Compassion & Choices thanked the Senate for rejecting a policy rider today attached to a government funding bill approved on July 19 by the U.S. House of Representatives, which would repeal the D.C. Death with Dignity Act.
The policy rider was part of the House-approved version of the Department of the Interior, Environment, and Related Agencies Appropriations Act (H.R. 6147) for fiscal year 2019 that starts on Oct. 1, 2018. However, the Senate version of the bill excluded the policy rider.
Similar to laws in seven states, the D.C. Death with Dignity Act gives mentally capable, terminally ill adults with six months or less to live the option to get prescription medication they can take to end unbearable suffering and die peacefully in their sleep.
Congressional opponents of medical aid in dying tried to repeal the law in February 2017 during a 30-legislative-day review period and during last year’s appropriations process, but they failed both times.
“We thank senators for honoring the tradition of rejecting unrelated policy riders to spending bill and respecting the autonomy of the D.C. government to make laws for its constituents,” said Kim Callinan, CEO of Compassion & Choices, which led the campaign to pass the D.C. Death with Dignity Act. “The D.C. law remains in effect and we urge conference committee members to keep unrelated D.C. policy riders out of the final legislation.”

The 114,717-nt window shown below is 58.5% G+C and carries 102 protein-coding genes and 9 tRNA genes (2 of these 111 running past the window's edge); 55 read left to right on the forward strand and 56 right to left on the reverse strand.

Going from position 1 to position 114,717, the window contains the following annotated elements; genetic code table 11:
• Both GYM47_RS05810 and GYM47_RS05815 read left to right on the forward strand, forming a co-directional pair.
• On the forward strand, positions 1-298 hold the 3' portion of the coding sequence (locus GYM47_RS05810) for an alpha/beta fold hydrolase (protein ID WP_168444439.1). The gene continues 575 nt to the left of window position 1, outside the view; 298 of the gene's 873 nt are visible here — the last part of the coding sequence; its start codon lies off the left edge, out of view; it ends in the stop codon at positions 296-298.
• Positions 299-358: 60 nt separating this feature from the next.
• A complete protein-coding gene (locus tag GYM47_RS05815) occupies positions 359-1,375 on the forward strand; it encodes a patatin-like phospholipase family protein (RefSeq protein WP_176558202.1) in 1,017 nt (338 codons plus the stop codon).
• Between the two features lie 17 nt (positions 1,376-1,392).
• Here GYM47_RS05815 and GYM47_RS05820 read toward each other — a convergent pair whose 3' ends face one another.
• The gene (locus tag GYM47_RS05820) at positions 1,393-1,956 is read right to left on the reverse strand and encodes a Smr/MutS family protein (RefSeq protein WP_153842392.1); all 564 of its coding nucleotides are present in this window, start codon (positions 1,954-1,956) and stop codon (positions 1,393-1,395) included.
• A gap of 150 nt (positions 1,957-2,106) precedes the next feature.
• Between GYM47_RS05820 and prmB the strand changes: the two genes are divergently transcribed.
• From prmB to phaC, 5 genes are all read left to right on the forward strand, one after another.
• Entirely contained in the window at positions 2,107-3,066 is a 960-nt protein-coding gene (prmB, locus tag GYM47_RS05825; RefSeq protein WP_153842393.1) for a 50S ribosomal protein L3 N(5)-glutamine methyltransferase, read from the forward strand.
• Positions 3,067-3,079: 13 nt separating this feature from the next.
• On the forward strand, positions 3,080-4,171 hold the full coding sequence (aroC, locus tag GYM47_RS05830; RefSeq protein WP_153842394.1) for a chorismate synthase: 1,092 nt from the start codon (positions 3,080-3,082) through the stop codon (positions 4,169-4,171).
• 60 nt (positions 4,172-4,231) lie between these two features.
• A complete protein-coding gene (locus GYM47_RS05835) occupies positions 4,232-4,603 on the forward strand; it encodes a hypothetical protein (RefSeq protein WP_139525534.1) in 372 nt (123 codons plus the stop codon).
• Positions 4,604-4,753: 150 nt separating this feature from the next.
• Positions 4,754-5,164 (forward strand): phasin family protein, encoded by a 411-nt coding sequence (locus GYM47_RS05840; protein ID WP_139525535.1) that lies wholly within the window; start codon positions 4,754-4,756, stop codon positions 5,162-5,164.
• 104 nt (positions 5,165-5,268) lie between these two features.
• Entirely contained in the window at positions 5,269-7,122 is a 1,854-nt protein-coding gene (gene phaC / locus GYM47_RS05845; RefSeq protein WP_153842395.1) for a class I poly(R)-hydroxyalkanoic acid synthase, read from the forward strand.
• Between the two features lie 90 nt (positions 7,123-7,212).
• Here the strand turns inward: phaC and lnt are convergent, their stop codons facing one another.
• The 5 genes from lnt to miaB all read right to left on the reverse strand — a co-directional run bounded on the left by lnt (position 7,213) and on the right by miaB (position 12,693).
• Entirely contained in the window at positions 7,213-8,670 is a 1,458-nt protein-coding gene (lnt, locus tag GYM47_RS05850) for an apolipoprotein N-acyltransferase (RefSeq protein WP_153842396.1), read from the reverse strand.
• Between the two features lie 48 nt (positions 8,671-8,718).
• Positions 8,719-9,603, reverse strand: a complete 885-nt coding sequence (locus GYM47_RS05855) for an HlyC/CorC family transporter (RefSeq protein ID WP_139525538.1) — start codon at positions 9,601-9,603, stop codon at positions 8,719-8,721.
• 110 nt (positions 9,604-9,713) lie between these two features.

In addition to Washington, D.C., medical aid in dying has been authorized in seven states: Colorado, Hawai’i, Montana, Oregon, Vermont, Washington, and California. Collectively, these eight jurisdictions represent nearly one out of five Americans (19%) and have 40 years of combined experience safely using this end-of-life care option.
“This law comforts terminally ill D.C. residents by giving them the option to stop unbearable suffering at life’s inevitable end, so they can die peacefully at home, surrounded by loved ones,” said Callinan. “It would be cruel to rob terminally ill D.C. residents of this compassionate end-of-life option that is authorized in seven states representing nearly one out of five Americans.”
The D.C. Council approved the Death with Dignity Act on Nov. 15, 2016, by a veto-proof 11–2 margin and the law went into effect on February 18, 2017. A 2015 Lake Research poll shows two-thirds of D.C. residents (67%) support medical aid in dying.
A 2016 Medscape online survey shows 7,500 doctors nationwide from 25 medical specialties support medical aid in dying by nearly a 2–1 margin (57% to 29%).
National and state polls show a majority of Americans across the ethnic, political and religious spectrum support medical aid in dying. This majority includes African Americans, Asian Americans, Latinos, conservatives, Democrats/Democratic-leaning independents, liberals, moderates, Republicans/Republican-leaning independents, Catholics, Christians, Protestants, people of other faiths, and people living with disabilities.